Heads turn as gas creeps to $3 a gallon

Retirees Lance and Connie Fretwell of the Denver area keep an eye on fuel prices even though they don’t let the increases keep them from traveling.

Yet, they noticed fuel prices have started to creep up across the West when they stopped at a Grand Junction Shell gas station, 723 Horizon Drive, to fuel up Wednesday.

“We look at the signs and stop at the one that’s a few cents cheaper,” Lance Fretwell said while filling up their diesel truck that hauls their fifth-wheel.

On Wednesday, prices around Grand Junction at some fueling stations topped $3 a gallon for premium grades and diesel fuels, the first time the $3 mark has been breached since Nov. 2008, according to the U.S. Department of Energy.

Average price of a gallon of regular unleaded fuel in Grand Junction for the week ending Wednesday was $2.76, according to the American Automobile Association.

The average for a gallon of regular unleaded was $2.08 during the same time last year, but the current average also is a far cry from the $3.48 a gallon average during mid-April 2008.

If prices seem to be high now, they’re only expected to creep higher as temperatures warm, with prices of a gallon of regular unleaded expected to hover around $3 during the summer season, according to the U.S. Energy Information Administration.

Fuel prices tend to increase in the spring as refineries switch out winter blends to summer blends — summer blends cost more to produce because they contain more butane — and prices almost always increase between January and May, the Energy Information Administration said.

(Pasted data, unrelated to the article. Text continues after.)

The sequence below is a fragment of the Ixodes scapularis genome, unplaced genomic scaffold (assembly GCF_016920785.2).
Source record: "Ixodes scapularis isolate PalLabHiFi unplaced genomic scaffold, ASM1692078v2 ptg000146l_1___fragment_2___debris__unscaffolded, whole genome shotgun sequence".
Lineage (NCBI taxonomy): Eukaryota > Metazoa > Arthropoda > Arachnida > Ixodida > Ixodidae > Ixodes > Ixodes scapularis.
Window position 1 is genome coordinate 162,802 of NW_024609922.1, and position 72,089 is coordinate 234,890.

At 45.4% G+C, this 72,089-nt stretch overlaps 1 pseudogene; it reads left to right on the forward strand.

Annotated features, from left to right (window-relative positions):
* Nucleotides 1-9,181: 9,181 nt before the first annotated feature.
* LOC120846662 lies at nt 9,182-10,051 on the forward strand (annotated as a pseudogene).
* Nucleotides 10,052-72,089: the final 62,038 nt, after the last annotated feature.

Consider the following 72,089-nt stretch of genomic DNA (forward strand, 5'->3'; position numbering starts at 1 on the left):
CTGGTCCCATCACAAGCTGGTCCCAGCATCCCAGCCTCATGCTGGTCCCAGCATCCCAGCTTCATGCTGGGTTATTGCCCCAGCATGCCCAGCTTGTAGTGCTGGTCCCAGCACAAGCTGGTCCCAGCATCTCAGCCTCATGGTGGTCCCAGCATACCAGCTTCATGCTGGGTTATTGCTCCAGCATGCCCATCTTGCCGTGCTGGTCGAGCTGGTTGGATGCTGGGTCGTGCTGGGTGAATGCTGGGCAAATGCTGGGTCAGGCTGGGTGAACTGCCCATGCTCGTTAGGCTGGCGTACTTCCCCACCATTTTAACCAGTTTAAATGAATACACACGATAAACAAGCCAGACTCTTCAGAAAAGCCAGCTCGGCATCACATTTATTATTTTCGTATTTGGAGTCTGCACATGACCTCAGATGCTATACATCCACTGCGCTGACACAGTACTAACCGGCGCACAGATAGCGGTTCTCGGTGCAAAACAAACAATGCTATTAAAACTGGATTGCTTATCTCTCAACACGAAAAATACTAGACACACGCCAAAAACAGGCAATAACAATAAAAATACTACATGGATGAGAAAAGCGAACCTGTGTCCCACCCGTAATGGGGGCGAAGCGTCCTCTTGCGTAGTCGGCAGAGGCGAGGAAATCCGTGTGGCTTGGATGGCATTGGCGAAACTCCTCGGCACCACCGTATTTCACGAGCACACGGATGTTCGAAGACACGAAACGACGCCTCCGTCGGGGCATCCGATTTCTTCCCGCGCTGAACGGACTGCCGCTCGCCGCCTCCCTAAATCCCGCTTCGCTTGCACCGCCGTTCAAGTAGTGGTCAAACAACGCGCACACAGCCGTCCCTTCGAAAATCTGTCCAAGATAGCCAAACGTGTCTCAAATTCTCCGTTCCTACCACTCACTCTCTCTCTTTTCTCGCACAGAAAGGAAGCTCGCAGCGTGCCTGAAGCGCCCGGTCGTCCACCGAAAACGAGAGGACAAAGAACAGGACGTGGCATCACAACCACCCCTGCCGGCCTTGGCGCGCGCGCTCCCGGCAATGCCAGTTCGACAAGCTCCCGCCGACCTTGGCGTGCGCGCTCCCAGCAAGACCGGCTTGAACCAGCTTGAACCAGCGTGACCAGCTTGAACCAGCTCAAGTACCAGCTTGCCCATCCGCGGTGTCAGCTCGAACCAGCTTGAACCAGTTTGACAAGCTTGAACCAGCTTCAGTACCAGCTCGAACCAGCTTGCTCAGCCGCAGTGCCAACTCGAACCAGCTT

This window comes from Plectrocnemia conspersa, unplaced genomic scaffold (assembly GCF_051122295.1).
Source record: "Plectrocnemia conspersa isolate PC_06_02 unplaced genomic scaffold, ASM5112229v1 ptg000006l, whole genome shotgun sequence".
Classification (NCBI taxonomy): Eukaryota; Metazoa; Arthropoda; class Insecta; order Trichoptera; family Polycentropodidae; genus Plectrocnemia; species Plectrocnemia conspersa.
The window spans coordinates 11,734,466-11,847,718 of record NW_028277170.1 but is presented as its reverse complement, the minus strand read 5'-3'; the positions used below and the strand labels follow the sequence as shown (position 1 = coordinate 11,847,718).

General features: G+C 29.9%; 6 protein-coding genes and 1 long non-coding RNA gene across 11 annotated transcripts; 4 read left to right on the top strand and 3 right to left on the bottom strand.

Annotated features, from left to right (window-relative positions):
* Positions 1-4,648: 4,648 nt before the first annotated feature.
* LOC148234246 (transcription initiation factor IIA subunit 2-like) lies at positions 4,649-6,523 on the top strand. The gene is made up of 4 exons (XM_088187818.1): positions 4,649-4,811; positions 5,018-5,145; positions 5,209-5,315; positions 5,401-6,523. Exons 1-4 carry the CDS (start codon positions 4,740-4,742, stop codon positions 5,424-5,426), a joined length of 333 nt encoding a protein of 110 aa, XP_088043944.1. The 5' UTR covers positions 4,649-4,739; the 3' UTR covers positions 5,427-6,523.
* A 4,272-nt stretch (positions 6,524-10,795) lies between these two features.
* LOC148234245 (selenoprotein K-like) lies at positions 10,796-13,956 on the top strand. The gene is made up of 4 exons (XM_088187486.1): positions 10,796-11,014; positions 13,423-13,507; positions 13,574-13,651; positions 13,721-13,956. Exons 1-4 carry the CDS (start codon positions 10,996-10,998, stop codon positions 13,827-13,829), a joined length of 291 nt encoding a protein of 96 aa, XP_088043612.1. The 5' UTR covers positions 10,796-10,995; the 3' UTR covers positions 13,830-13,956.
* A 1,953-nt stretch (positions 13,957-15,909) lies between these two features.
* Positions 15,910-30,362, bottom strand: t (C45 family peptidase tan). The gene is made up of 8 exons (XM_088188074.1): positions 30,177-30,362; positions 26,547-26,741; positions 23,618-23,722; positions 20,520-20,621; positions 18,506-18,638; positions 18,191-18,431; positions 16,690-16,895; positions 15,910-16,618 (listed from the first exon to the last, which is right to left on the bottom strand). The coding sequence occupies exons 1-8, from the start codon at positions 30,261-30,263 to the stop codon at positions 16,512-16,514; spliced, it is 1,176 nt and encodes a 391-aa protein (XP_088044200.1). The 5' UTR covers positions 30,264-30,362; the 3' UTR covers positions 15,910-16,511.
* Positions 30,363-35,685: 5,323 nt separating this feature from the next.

Price fluctuations also occur depending on access to supply. Every year the Colorado Office of the Attorney General fields complaints of suspected price gouging by Western Slope fuel stations, as prices in the Denver area are less expensive. Price gouging is not illegal in Colorado, and “any merchant can charge any price for any product in Colorado,” said Jan Zavislan of the office’s consumer protection unit.

The Attorney General’s Office does investigate claims of price fixing, which could be proved if there was evidence that station owners met and agreed to all post their prices high. One such claim was investigated on the Western Slope in 2001, but it was unfounded, Zavislan said.

The average price for a gallon of regular unleaded fuel last week was $2.68 in Denver, 8 cents less than Grand Junction’s average.


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